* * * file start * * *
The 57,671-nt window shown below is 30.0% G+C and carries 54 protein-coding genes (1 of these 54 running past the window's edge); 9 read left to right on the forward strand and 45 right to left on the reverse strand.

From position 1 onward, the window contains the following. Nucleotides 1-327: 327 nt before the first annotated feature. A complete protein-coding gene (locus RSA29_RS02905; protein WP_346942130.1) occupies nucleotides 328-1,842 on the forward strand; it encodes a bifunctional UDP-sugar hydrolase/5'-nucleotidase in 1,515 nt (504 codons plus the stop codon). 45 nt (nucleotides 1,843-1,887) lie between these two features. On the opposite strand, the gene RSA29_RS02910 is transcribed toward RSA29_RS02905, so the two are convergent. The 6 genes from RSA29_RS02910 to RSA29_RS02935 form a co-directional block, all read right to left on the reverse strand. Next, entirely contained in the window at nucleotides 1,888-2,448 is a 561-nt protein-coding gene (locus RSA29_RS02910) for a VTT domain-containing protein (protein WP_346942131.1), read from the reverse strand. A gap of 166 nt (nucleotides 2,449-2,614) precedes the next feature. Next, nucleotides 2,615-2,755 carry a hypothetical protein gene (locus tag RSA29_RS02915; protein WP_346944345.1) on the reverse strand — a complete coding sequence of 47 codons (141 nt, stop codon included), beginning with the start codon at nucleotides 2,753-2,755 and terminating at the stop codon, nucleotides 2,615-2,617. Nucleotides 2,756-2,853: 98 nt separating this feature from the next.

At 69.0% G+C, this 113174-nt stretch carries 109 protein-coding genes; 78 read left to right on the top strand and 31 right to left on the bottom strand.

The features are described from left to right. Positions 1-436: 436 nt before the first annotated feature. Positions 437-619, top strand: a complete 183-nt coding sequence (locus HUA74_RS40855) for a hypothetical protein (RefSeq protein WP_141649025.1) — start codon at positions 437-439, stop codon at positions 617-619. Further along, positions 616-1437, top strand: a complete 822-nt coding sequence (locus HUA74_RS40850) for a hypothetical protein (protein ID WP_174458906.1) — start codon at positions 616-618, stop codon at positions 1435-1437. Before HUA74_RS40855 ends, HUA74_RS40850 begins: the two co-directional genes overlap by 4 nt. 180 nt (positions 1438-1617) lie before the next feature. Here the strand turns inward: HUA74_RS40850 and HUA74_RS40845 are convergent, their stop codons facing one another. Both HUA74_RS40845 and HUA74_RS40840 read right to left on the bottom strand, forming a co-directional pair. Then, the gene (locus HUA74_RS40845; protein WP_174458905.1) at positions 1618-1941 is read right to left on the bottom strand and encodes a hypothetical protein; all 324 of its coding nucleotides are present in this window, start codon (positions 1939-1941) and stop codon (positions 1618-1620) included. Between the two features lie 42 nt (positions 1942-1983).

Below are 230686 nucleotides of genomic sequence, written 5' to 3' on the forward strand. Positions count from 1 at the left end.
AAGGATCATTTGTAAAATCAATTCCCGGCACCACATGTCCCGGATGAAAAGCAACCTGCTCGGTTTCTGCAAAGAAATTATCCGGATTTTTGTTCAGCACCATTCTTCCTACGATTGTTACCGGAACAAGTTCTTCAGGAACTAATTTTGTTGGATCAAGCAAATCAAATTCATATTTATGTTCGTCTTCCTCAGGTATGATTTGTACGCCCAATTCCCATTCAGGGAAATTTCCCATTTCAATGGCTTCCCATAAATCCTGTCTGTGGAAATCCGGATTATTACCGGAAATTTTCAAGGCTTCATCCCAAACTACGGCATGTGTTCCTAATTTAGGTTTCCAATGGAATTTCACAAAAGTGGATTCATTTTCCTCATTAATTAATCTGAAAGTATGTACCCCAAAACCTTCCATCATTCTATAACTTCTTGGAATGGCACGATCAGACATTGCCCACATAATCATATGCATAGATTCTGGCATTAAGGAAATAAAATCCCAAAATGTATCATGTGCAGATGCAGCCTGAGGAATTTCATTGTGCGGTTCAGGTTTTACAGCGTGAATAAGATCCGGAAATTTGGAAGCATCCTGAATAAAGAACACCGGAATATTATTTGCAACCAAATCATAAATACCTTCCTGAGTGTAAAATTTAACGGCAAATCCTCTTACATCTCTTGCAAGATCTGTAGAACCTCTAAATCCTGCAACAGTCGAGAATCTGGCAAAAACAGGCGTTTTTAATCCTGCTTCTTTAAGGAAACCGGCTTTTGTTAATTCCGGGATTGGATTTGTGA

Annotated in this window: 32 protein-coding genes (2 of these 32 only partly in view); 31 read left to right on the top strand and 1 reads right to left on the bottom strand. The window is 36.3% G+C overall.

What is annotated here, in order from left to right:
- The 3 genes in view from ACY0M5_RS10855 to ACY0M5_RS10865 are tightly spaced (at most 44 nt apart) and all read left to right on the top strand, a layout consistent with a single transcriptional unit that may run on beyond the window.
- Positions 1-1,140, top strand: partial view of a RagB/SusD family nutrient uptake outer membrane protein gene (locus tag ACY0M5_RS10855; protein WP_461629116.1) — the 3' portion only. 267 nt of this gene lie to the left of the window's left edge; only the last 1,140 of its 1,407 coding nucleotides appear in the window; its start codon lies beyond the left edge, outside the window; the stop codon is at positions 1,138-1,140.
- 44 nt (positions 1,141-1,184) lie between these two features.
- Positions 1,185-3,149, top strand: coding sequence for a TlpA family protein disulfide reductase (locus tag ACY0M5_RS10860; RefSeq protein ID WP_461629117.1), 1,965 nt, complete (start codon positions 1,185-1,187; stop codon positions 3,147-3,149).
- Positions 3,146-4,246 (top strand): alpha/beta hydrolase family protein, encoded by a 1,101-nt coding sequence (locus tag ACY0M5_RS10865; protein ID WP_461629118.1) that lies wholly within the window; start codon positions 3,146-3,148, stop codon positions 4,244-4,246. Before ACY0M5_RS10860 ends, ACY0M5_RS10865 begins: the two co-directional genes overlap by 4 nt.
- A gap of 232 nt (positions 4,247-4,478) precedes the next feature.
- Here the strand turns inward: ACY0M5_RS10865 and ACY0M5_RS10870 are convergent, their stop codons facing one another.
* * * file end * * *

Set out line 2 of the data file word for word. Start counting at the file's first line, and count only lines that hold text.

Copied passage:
From position 1 onward, the window contains the following. Nucleotides 1-327: 327 nt before the first annotated feature. A complete protein-coding gene (locus RSA29_RS02905; protein WP_346942130.1) occupies nucleotides 328-1,842 on the forward strand; it encodes a bifunctional UDP-sugar hydrolase/5'-nucleotidase in 1,515 nt (504 codons plus the stop codon). 45 nt (nucleotides 1,843-1,887) lie between these two features. On the opposite strand, the gene RSA29_RS02910 is transcribed toward RSA29_RS02905, so the two are convergent. The 6 genes from RSA29_RS02910 to RSA29_RS02935 form a co-directional block, all read right to left on the reverse strand. Next, entirely contained in the window at nucleotides 1,888-2,448 is a 561-nt protein-coding gene (locus RSA29_RS02910) for a VTT domain-containing protein (protein WP_346942131.1), read from the reverse strand. A gap of 166 nt (nucleotides 2,449-2,614) precedes the next feature. Next, nucleotides 2,615-2,755 carry a hypothetical protein gene (locus tag RSA29_RS02915; protein WP_346944345.1) on the reverse strand — a complete coding sequence of 47 codons (141 nt, stop codon included), beginning with the start codon at nucleotides 2,753-2,755 and terminating at the stop codon, nucleotides 2,615-2,617. Nucleotides 2,756-2,853: 98 nt separating this feature from the next.